Saturday, July 22, 2017

191. Terror Creatures From the Grave

191. Terror Creatures From the Grave (1965)
Director: Massimo Pupillo
Writers: Romano Migliorini and Roberto Natale, adapted by Ruth Carter and Cesare Mancini, based on the works of Edgar Allan Poe
From: Pure Terror
A lawyer arrives at a villa with a letter requesting that he update the owner’s will. Only the owner has been dead nearly a year and, as the lawyer investigates further, was involved in occult activities that maybe haven’t ended.
A Barbara Steele movie! Barbara Steele is 110% goth and has amazing presence. She’s great as a femme fatale, a witch, a vampire, anything. She was a real-life Morticia Addams and your movie could be about puppies and clowns, but you drop Barbara Steele in, it’s immediately a goth classic that you misremember as having Vincent Price in it as well.

This, unfortunately, doesn’t use her to her full potential and, to give you a preview of the movie’s quality, the director had his name removed from it and replaced with the producer’s. However, the movie is not as terrible as that would suggest, either, it just isn’t all that it could be.

We open with a man nervously drinking in a closed bar. Someone slaps their hand against the window and he runs to get his horse. Only the horse gets spooked as he’s untying it and knocks him down, trampling him to death.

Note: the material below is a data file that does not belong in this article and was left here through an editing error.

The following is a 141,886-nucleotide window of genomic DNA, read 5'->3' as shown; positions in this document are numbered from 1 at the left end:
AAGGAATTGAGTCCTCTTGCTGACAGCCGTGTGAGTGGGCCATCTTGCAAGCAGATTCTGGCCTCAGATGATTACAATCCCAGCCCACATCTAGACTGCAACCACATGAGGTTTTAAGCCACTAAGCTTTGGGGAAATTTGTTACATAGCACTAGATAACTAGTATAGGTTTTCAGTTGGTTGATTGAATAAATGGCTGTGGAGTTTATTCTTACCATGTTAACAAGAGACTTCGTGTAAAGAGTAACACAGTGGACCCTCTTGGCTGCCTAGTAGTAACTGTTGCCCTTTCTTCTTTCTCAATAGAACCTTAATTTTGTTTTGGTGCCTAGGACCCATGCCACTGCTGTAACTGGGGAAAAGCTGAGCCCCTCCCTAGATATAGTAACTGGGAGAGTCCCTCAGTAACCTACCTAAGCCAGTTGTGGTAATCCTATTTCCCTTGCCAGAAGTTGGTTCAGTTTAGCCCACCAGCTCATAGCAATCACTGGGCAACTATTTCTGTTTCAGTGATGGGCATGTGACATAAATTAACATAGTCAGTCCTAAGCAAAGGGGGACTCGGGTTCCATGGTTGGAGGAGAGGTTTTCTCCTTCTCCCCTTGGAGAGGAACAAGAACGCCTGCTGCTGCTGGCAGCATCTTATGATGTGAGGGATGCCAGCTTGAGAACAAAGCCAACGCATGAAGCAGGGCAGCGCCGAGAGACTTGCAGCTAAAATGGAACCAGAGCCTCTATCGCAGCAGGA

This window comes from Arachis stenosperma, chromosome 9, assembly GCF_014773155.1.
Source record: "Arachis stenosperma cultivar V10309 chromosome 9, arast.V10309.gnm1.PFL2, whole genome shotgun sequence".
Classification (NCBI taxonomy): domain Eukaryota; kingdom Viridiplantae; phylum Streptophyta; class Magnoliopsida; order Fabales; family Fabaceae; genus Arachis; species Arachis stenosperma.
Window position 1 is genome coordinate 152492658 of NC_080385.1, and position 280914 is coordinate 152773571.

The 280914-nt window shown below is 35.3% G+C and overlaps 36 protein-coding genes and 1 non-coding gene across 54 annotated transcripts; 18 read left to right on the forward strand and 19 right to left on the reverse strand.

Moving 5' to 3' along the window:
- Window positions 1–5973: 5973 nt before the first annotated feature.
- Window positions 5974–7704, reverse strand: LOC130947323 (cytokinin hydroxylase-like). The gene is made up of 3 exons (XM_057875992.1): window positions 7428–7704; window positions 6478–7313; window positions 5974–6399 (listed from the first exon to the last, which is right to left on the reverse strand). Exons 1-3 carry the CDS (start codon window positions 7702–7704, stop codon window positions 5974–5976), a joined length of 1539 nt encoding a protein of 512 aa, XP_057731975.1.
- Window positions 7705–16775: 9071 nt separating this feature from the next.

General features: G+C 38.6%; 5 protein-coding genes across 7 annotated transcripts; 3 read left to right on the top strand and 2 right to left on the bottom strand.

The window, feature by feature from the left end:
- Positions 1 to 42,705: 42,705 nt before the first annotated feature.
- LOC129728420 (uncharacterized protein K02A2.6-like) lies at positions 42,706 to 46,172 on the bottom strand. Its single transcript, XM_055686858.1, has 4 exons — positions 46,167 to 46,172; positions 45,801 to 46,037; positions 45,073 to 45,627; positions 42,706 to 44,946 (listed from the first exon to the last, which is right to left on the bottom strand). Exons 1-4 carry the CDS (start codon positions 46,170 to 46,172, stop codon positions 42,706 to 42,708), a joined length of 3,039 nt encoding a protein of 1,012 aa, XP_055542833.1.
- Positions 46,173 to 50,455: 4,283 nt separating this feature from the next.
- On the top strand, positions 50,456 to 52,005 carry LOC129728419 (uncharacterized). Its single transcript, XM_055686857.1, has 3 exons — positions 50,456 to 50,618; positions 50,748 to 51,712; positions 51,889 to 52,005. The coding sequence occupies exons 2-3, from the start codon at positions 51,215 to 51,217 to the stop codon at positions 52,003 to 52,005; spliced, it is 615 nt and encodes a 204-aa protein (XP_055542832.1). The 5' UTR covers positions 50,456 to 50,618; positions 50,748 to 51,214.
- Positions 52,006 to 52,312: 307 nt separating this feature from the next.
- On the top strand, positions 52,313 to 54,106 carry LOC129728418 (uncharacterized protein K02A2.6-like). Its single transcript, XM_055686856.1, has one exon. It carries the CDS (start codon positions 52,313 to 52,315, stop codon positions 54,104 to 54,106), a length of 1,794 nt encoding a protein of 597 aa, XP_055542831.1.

With the tone established and the body count already running, we go to the villa where the lawyer arrives. He has a note from the villa’s owner requesting the attorney Morgan come out to update the will. Morgan is traveling, so his colleague has arrived instead. He’s met by the daughter of the man and her step-mother and is told the man has been dead nearly a year. The only reason they’re at the villa is that his will stipulated that he be exhumed a year after his death.

The lawyer stays the night, but finds that he can’t leave the next morning because an owl got into the engine of his car. I’m sure that’s a thing, but it still seemed hilarious. He meets the town doctor and, with the daughter, goes into town. In the interim we learn that the man had been doing occult research and was convinced he could speak to the dead that haunted the villa. It had been the place of trial and punishment for the “plague spreaders,” people who were infected with the plague and deliberately took it to other locations. Their hands were cut off and are on display in the villa and their bodies are buried there in unconsecrated ground.

Your typical gothic horror moments arise: a townsperson tells them to leave as “the night of revenge” is approaching, the daughter starts seeing her dead father, and the town’s pharmacist/mayor is found dead. The doctor’s assistant had the paperwork written up before the death because he’d heard “the corpse collectors” in the night and knew it would be the mayor. The mayor had been one of five people present at the death of the occultist. Two are still alive: the man who warned them to leave and an indecipherable name.